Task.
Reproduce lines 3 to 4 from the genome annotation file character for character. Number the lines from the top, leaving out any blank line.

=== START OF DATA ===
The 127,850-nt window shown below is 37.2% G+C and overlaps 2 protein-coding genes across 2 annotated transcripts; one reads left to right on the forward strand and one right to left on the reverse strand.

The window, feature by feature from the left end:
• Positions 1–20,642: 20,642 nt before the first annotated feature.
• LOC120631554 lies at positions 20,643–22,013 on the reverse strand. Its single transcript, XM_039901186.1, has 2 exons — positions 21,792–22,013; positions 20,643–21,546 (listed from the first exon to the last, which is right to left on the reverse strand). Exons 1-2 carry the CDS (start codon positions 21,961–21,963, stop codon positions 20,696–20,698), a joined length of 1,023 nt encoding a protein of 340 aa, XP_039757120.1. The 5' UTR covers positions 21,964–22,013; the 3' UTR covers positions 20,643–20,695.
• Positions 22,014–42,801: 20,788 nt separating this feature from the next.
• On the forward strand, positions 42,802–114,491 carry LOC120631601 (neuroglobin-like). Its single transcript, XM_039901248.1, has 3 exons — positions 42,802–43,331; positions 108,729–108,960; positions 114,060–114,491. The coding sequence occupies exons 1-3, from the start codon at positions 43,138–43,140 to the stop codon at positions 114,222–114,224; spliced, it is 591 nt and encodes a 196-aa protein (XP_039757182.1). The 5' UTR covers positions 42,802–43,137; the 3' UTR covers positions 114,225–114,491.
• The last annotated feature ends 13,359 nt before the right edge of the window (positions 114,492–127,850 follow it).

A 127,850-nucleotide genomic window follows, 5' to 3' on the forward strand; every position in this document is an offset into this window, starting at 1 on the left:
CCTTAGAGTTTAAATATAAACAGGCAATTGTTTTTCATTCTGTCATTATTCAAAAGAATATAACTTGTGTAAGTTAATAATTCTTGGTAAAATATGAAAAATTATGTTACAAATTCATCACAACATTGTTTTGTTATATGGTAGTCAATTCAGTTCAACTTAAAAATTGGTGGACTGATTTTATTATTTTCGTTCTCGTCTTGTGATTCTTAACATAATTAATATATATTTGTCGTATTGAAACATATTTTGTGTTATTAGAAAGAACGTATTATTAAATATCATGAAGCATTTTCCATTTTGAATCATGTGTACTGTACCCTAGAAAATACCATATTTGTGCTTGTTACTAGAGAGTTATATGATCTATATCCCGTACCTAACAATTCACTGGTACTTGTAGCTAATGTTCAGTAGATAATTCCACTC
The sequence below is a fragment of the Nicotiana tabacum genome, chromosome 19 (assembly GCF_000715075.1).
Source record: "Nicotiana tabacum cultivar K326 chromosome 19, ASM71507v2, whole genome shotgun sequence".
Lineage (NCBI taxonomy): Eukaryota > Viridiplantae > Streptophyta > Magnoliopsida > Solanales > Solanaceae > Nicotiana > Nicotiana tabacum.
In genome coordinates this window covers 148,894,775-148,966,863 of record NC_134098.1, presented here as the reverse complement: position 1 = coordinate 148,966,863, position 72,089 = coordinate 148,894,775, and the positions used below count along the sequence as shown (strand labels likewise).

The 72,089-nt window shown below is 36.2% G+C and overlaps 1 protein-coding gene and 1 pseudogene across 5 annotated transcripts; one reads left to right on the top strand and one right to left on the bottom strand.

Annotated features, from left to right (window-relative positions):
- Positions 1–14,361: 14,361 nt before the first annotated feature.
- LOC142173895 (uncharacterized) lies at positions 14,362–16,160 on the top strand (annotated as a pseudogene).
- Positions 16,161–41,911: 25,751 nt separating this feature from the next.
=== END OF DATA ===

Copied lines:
• Positions 1–20,642: 20,642 nt before the first annotated feature.
• LOC120631554 lies at positions 20,643–22,013 on the reverse strand. Its single transcript, XM_039901186.1, has 2 exons — positions 21,792–22,013; positions 20,643–21,546 (listed from the first exon to the last, which is right to left on the reverse strand). Exons 1-2 carry the CDS (start codon positions 21,961–21,963, stop codon positions 20,696–20,698), a joined length of 1,023 nt encoding a protein of 340 aa, XP_039757120.1. The 5' UTR covers positions 21,964–22,013; the 3' UTR covers positions 20,643–20,695.